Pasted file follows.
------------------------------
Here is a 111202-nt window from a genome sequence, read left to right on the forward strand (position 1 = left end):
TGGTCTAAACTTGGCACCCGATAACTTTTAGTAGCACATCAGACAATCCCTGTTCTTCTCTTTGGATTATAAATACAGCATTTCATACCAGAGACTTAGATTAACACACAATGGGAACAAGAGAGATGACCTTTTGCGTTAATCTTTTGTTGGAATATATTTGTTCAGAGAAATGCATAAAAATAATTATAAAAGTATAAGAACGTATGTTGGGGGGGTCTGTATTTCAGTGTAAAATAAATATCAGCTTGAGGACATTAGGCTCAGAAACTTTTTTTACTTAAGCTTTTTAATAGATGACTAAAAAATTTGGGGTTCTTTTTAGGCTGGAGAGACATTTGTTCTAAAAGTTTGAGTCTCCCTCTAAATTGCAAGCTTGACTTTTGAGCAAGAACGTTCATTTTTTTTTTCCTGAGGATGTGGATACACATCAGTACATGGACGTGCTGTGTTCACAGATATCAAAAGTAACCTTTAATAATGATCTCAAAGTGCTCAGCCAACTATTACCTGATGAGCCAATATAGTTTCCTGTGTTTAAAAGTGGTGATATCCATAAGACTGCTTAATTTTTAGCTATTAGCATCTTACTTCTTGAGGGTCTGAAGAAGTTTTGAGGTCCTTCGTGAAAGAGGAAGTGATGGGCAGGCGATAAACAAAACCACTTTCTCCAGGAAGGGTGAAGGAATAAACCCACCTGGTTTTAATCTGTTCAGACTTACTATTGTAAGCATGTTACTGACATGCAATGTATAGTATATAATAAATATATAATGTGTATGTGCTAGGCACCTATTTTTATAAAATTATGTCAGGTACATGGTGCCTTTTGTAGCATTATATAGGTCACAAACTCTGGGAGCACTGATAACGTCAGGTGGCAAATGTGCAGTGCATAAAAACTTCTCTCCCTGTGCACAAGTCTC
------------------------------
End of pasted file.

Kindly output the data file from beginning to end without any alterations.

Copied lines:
Here is a 111202-nt window from a genome sequence, read left to right on the forward strand (position 1 = left end):
TGGTCTAAACTTGGCACCCGATAACTTTTAGTAGCACATCAGACAATCCCTGTTCTTCTCTTTGGATTATAAATACAGCATTTCATACCAGAGACTTAGATTAACACACAATGGGAACAAGAGAGATGACCTTTTGCGTTAATCTTTTGTTGGAATATATTTGTTCAGAGAAATGCATAAAAATAATTATAAAAGTATAAGAACGTATGTTGGGGGGGTCTGTATTTCAGTGTAAAATAAATATCAGCTTGAGGACATTAGGCTCAGAAACTTTTTTTACTTAAGCTTTTTAATAGATGACTAAAAAATTTGGGGTTCTTTTTAGGCTGGAGAGACATTTGTTCTAAAAGTTTGAGTCTCCCTCTAAATTGCAAGCTTGACTTTTGAGCAAGAACGTTCATTTTTTTTTTCCTGAGGATGTGGATACACATCAGTACATGGACGTGCTGTGTTCACAGATATCAAAAGTAACCTTTAATAATGATCTCAAAGTGCTCAGCCAACTATTACCTGATGAGCCAATATAGTTTCCTGTGTTTAAAAGTGGTGATATCCATAAGACTGCTTAATTTTTAGCTATTAGCATCTTACTTCTTGAGGGTCTGAAGAAGTTTTGAGGTCCTTCGTGAAAGAGGAAGTGATGGGCAGGCGATAAACAAAACCACTTTCTCCAGGAAGGGTGAAGGAATAAACCCACCTGGTTTTAATCTGTTCAGACTTACTATTGTAAGCATGTTACTGACATGCAATGTATAGTATATAATAAATATATAATGTGTATGTGCTAGGCACCTATTTTTATAAAATTATGTCAGGTACATGGTGCCTTTTGTAGCATTATATAGGTCACAAACTCTGGGAGCACTGATAACGTCAGGTGGCAAATGTGCAGTGCATAAAAACTTCTCTCCCTGTGCACAAGTCTC